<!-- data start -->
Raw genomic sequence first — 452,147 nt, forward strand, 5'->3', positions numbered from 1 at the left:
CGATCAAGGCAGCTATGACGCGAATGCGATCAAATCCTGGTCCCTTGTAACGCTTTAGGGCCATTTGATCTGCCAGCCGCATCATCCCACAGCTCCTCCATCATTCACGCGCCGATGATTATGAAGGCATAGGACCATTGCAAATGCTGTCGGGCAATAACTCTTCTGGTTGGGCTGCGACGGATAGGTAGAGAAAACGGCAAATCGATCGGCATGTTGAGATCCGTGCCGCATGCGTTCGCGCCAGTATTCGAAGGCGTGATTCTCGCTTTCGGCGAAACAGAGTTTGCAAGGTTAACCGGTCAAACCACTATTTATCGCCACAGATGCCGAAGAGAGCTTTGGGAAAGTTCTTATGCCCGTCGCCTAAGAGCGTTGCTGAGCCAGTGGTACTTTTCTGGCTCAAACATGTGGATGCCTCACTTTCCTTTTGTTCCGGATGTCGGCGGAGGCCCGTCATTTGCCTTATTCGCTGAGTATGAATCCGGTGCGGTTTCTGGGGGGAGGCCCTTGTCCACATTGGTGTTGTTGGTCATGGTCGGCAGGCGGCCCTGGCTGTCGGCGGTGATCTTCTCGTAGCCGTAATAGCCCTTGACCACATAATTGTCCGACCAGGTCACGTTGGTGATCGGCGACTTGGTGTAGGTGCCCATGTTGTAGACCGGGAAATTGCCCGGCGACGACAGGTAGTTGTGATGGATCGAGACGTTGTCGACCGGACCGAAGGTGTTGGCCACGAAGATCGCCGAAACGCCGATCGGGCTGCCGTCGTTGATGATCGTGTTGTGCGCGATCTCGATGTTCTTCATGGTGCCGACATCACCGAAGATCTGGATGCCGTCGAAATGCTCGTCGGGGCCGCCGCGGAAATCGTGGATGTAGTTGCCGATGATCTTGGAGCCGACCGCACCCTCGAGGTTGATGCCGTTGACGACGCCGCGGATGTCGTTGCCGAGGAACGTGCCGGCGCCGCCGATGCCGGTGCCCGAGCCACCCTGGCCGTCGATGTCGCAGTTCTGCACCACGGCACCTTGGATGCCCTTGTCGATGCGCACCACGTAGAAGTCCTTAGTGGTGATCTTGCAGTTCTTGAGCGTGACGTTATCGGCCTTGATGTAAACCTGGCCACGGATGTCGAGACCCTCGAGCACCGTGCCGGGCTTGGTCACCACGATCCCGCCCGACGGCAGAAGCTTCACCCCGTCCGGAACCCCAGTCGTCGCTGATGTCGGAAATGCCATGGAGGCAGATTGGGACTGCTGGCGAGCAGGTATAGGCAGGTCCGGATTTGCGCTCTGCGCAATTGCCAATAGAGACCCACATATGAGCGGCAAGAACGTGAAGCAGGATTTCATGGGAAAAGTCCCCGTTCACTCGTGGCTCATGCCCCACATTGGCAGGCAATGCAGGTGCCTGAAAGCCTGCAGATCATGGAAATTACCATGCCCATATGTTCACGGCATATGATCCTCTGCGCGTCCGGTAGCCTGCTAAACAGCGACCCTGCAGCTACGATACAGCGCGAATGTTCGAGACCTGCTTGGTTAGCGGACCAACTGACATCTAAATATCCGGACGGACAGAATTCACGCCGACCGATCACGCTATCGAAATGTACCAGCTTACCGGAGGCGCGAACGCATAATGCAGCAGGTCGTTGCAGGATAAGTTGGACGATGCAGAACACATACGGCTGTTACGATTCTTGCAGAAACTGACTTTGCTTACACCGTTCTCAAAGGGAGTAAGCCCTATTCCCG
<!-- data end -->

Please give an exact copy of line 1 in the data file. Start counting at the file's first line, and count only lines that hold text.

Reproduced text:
Raw genomic sequence first — 452,147 nt, forward strand, 5'->3', positions numbered from 1 at the left: